(The historical information in this article as well as the references to Torah sources are based on the information in ספר שילה, compiled by ד"ר אייל מירון, חנן ארליך and יהודה עציון.)
Every student at a Jewish yeshiva day school has learned about Elkanah’s heroic visits to Shiloh, where he reminded his Jewish brethren to join him and be oleh regel to Shiloh. They have learned of the pain of Chana, having been childless for many years, who pours her heart out to God and prays for a child. She promises that if God will grant her a child, she will dedicate him to God for his whole life. They have learned that the High Priest, Eli, thinks that she is drunk and she explains to him that no, she is not intoxicated, she is just pouring her heart out to God from her deep place of pain and anguish. Let’s explore the ruins of ancient Shiloh and learn about what we can see there today.
How do we know that the site advertised as ancient Shiloh, שילה הקדומה, is really such? Rabbi Ishtori HaParchi, author of the Kaftor V’Pherach, who traveled the land of Israel in the 14th century, describes how Shiloh can be identified today in the same way as it was during the time of the Shoftim. Shoftim 21:19 describes Shiloh as being north of Beit El and south of Levona. These names were preserved in the Arabic names of the towns and Siloon is south of the Arab town Luban a-Sharqiya (Levona). The modern excavations of Shiloh fit exactly that location. Additionally, a Greek inscription discovered at the site specifically mentions the “people of Siloon,” indicating that there was a clear tradition that this was the site of Shiloh.
So what can we see when we visit ancient Shiloh? If we walk toward the peak of the tel (archeological site), there is an impressive modern building which is called Migdal HaRo’eh or Tower of the Prophet. In this structure, one can see a film about the events from Tanach that occurred in Shiloh as well as visit a museum which houses the various artifacts that were discovered in the excavations in Shiloh. If one walks around the perimeter of this structure, he has a beautiful view of the mountains surrounding ancient Shiloh and the various contemporary yishuvim that sit on each one. Israel is full of beautiful views! What’s so special about this one? Whereas in Jerusalem, where all sacrifices had to be eaten within the walls, the Mishnah (Zevachim 14:6) teaches that when the Mishkan was in Shiloh, kadshim kalim and ma’aser sheni could be eaten as long as one could see the site of the Mishkan. That means that people could sit on all of the surrounding mountain tops and eat their parts of karbonot. Imagine what this place looked like during the shalosh regalim. I’ve heard it called a natural amphitheater.
Another exciting find of the excavations in Shiloh is the large storage area with many collar rim jars. The dating of this area corresponds to the time when the Mishkan stood in Shiloh. The tremendous quantity of food that was stored here indicates that this was a major center. Perhaps this is where food was stored to feed the many olei regel who came to Shiloh six times a year?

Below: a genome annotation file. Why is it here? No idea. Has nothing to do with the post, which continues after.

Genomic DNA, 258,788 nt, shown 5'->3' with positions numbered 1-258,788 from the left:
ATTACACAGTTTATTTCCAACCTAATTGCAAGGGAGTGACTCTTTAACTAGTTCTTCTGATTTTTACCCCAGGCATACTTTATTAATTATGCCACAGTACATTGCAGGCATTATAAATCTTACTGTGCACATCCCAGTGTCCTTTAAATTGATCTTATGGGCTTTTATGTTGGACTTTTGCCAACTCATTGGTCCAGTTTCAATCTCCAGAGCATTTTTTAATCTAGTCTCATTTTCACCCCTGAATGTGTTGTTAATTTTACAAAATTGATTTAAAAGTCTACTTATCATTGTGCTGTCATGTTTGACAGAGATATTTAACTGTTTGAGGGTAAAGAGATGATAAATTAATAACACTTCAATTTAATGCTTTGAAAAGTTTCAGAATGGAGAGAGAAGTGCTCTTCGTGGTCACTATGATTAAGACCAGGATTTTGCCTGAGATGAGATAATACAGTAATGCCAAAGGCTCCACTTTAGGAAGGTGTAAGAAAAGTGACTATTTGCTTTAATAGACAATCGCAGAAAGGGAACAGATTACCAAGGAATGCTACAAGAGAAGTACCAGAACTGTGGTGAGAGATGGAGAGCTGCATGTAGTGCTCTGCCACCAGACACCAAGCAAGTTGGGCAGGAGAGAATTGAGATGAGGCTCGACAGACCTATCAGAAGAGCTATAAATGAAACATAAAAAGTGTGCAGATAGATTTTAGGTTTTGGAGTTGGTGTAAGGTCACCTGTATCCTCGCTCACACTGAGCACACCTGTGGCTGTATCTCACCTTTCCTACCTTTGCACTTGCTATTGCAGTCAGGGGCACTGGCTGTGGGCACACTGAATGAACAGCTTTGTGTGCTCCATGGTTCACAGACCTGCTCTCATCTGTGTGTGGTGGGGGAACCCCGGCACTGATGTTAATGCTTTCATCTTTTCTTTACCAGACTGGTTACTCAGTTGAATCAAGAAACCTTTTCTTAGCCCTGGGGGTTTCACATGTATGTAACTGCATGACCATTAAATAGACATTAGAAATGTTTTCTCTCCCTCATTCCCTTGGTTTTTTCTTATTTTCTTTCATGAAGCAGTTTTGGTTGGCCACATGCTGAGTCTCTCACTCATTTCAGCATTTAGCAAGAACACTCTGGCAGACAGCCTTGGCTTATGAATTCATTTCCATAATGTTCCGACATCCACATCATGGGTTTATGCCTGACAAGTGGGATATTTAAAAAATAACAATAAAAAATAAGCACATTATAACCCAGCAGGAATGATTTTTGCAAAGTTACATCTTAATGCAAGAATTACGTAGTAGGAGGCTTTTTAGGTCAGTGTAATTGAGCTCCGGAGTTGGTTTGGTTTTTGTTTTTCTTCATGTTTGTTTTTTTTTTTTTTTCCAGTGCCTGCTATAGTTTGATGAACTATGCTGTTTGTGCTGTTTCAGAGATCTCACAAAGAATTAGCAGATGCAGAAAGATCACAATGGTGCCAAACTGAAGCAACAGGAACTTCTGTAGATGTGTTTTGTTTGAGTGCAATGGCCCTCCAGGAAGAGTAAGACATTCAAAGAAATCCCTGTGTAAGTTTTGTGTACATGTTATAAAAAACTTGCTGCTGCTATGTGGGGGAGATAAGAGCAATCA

But where exactly on this site did the Mishkan stand? Is there any way to know? The Torah describes the dimensions of the Mishkan as being 100 amot long and 50 amot wide (Shemot 27:18). A clearing was found in the northern section of ancient Shiloh that would perfectly house the dimensions of the Mishkan. Why else would people of ancient times have cleared away so many rocks and flattened an area this size? It is quite likely that this was the site of the Mishkan!
This was where Chana came to pour her heart out in prayer and from where we learn the basic principles of prayer according to the Talmud Brachos 31A. It was here, to the Mishkan in Shiloh, that Shmuel HaNavi was brought as a young boy and raised by Eli, the Kohen Gadol. It was here that the messenger came to relay the death of Eli’s sons, Chofni and Pinchas, and the capture of the Aron Kodesh by the Plishtim. It’s incredible that we can stand in that same place and think about the many lessons which we can learn from these chapters of Navi. One lesson that we can learn from Chana is the power of sincere, heartfelt prayer. Chana did not complacently accept her fate. She knew that even against all natural odds, God could give her a child. Although her husband tried to console her, Chana refused to be comforted. She took action. She turned to the Father of all mankind and implored that He grant her a child. Whatever difficult situation we may be in life, there is always someone that we can turn to. Let’s learn from Chana to never give up.
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Hava Preil is an enthusiastic licensed Israeli tour guide. She grew up on the Upper West Side of Manhattan and holds a master’s degree in Judaic studies. Hava has developed and taught accredited courses in Tanach and Jewish ethics for Naaleh/Woodmont College and Cybersem. She lives in Givat Ze’ev, Israel with her family. Hava can be reached at IL:054-844-1579; (845) 391-0438 (U.S.) or at [email protected]